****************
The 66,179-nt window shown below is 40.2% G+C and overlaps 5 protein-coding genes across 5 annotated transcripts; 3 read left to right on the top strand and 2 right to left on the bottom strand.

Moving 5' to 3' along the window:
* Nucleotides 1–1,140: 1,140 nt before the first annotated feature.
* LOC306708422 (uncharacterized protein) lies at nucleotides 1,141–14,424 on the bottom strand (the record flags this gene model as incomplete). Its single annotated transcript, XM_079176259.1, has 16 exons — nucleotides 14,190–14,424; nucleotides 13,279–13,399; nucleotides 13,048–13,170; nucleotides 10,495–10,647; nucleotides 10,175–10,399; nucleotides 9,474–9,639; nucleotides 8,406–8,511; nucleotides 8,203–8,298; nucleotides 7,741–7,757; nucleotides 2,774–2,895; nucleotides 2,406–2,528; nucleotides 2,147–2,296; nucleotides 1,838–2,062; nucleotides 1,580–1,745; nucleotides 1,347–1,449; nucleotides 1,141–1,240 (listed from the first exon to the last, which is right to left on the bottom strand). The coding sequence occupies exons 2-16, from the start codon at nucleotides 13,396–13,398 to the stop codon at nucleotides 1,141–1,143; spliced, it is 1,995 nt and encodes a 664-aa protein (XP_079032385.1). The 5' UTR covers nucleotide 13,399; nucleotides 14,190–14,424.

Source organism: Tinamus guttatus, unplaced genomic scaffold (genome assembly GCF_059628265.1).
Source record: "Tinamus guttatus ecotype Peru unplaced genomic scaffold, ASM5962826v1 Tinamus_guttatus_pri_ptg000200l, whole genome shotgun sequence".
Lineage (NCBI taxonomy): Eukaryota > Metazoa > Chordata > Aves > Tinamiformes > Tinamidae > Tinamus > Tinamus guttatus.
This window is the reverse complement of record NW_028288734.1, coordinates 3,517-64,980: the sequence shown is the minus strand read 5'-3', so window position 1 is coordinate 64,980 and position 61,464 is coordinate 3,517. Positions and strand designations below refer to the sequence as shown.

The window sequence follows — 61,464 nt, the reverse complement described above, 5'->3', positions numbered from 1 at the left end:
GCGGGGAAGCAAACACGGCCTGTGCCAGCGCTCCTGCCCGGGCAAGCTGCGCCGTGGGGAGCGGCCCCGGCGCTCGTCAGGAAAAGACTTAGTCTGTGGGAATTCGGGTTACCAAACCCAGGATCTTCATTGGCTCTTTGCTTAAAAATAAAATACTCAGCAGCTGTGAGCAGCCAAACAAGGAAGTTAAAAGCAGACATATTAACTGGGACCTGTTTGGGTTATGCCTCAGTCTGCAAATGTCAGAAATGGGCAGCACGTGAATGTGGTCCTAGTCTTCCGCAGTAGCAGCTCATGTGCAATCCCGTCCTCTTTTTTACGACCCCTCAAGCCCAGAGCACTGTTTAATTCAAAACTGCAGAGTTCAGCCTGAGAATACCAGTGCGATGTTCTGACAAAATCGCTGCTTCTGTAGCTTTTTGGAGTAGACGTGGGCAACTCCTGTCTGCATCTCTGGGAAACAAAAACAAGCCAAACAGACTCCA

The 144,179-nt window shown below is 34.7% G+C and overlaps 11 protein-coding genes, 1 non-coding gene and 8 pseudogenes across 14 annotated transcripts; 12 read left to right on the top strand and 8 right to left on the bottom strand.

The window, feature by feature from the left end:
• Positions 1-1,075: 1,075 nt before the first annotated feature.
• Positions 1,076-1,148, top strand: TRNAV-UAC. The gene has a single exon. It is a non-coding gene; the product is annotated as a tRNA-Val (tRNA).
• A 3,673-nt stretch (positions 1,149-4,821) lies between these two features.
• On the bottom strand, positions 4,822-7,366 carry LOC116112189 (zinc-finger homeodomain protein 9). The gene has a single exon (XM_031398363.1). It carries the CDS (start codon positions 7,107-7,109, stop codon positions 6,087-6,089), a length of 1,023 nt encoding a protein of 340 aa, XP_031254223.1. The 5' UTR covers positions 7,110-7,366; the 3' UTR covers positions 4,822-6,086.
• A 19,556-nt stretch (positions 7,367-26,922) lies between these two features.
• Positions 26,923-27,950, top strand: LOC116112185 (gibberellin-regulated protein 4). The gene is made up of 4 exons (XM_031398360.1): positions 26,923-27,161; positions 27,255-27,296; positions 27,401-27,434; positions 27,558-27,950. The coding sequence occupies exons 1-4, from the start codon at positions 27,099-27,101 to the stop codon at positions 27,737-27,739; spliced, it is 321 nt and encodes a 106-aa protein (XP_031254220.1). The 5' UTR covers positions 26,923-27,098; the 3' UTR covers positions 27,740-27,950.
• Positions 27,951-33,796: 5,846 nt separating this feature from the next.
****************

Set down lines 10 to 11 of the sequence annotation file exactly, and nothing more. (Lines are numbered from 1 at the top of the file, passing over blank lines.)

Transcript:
GCGGGGAAGCAAACACGGCCTGTGCCAGCGCTCCTGCCCGGGCAAGCTGCGCCGTGGGGAGCGGCCCCGGCGCTCGTCAGGAAAAGACTTAGTCTGTGGGAATTCGGGTTACCAAACCCAGGATCTTCATTGGCTCTTTGCTTAAAAATAAAATACTCAGCAGCTGTGAGCAGCCAAACAAGGAAGTTAAAAGCAGACATATTAACTGGGACCTGTTTGGGTTATGCCTCAGTCTGCAAATGTCAGAAATGGGCAGCACGTGAATGTGGTCCTAGTCTTCCGCAGTAGCAGCTCATGTGCAATCCCGTCCTCTTTTTTACGACCCCTCAAGCCCAGAGCACTGTTTAATTCAAAACTGCAGAGTTCAGCCTGAGAATACCAGTGCGATGTTCTGACAAAATCGCTGCTTCTGTAGCTTTTTGGAGTAGACGTGGGCAACTCCTGTCTGCATCTCTGGGAAACAAAAACAAGCCAAACAGACTCCA

The 144,179-nt window shown below is 34.7% G+C and overlaps 11 protein-coding genes, 1 non-coding gene and 8 pseudogenes across 14 annotated transcripts; 12 read left to right on the top strand and 8 right to left on the bottom strand.